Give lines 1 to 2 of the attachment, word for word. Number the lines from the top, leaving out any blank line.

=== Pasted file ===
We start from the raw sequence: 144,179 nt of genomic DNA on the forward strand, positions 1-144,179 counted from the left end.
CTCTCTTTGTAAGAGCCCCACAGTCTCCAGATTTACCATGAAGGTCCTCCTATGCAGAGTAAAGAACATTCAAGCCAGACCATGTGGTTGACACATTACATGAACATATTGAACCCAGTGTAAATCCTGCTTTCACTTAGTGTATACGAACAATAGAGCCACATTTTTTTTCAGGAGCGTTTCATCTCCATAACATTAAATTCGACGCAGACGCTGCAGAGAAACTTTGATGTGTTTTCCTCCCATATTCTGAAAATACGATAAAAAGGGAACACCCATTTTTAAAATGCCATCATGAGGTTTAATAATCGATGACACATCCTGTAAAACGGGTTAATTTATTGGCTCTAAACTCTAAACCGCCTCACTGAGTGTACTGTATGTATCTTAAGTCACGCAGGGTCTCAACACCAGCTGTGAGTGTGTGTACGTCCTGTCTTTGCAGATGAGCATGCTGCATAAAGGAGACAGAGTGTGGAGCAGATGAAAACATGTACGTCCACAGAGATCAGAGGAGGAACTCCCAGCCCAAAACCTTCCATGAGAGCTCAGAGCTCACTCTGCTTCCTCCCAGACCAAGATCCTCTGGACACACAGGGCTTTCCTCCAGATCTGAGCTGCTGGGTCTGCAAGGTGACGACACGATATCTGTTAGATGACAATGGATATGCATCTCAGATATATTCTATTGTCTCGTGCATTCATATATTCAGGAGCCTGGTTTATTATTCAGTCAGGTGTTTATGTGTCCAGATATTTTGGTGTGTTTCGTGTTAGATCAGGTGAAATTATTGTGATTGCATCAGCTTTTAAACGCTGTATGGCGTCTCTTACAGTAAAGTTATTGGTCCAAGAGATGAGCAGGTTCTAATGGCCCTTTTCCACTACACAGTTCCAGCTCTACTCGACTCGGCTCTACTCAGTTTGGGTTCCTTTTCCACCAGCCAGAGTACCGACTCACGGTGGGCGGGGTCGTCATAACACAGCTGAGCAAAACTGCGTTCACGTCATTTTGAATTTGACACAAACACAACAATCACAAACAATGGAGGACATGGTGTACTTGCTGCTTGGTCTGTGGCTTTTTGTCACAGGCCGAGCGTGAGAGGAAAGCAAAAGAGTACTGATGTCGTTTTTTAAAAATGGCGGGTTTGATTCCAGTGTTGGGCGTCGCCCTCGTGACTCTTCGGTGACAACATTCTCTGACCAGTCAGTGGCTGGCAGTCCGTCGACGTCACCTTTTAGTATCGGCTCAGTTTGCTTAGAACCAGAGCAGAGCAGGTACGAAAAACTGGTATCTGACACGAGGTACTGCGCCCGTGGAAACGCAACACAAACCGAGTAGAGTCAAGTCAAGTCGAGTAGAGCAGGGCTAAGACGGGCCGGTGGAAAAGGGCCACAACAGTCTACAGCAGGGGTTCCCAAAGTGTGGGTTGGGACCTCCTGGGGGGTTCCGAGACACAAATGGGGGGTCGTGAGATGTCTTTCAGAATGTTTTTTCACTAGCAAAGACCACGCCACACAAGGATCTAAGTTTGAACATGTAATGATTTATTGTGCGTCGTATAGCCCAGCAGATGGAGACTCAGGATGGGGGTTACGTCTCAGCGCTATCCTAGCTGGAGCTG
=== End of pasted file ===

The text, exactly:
We start from the raw sequence: 144,179 nt of genomic DNA on the forward strand, positions 1-144,179 counted from the left end.
CTCTCTTTGTAAGAGCCCCACAGTCTCCAGATTTACCATGAAGGTCCTCCTATGCAGAGTAAAGAACATTCAAGCCAGACCATGTGGTTGACACATTACATGAACATATTGAACCCAGTGTAAATCCTGCTTTCACTTAGTGTATACGAACAATAGAGCCACATTTTTTTTCAGGAGCGTTTCATCTCCATAACATTAAATTCGACGCAGACGCTGCAGAGAAACTTTGATGTGTTTTCCTCCCATATTCTGAAAATACGATAAAAAGGGAACACCCATTTTTAAAATGCCATCATGAGGTTTAATAATCGATGACACATCCTGTAAAACGGGTTAATTTATTGGCTCTAAACTCTAAACCGCCTCACTGAGTGTACTGTATGTATCTTAAGTCACGCAGGGTCTCAACACCAGCTGTGAGTGTGTGTACGTCCTGTCTTTGCAGATGAGCATGCTGCATAAAGGAGACAGAGTGTGGAGCAGATGAAAACATGTACGTCCACAGAGATCAGAGGAGGAACTCCCAGCCCAAAACCTTCCATGAGAGCTCAGAGCTCACTCTGCTTCCTCCCAGACCAAGATCCTCTGGACACACAGGGCTTTCCTCCAGATCTGAGCTGCTGGGTCTGCAAGGTGACGACACGATATCTGTTAGATGACAATGGATATGCATCTCAGATATATTCTATTGTCTCGTGCATTCATATATTCAGGAGCCTGGTTTATTATTCAGTCAGGTGTTTATGTGTCCAGATATTTTGGTGTGTTTCGTGTTAGATCAGGTGAAATTATTGTGATTGCATCAGCTTTTAAACGCTGTATGGCGTCTCTTACAGTAAAGTTATTGGTCCAAGAGATGAGCAGGTTCTAATGGCCCTTTTCCACTACACAGTTCCAGCTCTACTCGACTCGGCTCTACTCAGTTTGGGTTCCTTTTCCACCAGCCAGAGTACCGACTCACGGTGGGCGGGGTCGTCATAACACAGCTGAGCAAAACTGCGTTCACGTCATTTTGAATTTGACACAAACACAACAATCACAAACAATGGAGGACATGGTGTACTTGCTGCTTGGTCTGTGGCTTTTTGTCACAGGCCGAGCGTGAGAGGAAAGCAAAAGAGTACTGATGTCGTTTTTTAAAAATGGCGGGTTTGATTCCAGTGTTGGGCGTCGCCCTCGTGACTCTTCGGTGACAACATTCTCTGACCAGTCAGTGGCTGGCAGTCCGTCGACGTCACCTTTTAGTATCGGCTCAGTTTGCTTAGAACCAGAGCAGAGCAGGTACGAAAAACTGGTATCTGACACGAGGTACTGCGCCCGTGGAAACGCAACACAAACCGAGTAGAGTCAAGTCAAGTCGAGTAGAGCAGGGCTAAGACGGGCCGGTGGAAAAGGGCCACAACAGTCTACAGCAGGGGTTCCCAAAGTGTGGGTTGGGACCTCCTGGGGGGTTCCGAGACACAAATGGGGGGTCGTGAGATGTCTTTCAGAATGTTTTTTCACTAGCAAAGACCACGCCACACAAGGATCTAAGTTTGAACATGTAATGATTTATTGTGCGTCGTATAGCCCAGCAGATGGAGACTCAGGATGGGGGTTACGTCTCAGCGCTATCCTAGCTGGAGCTG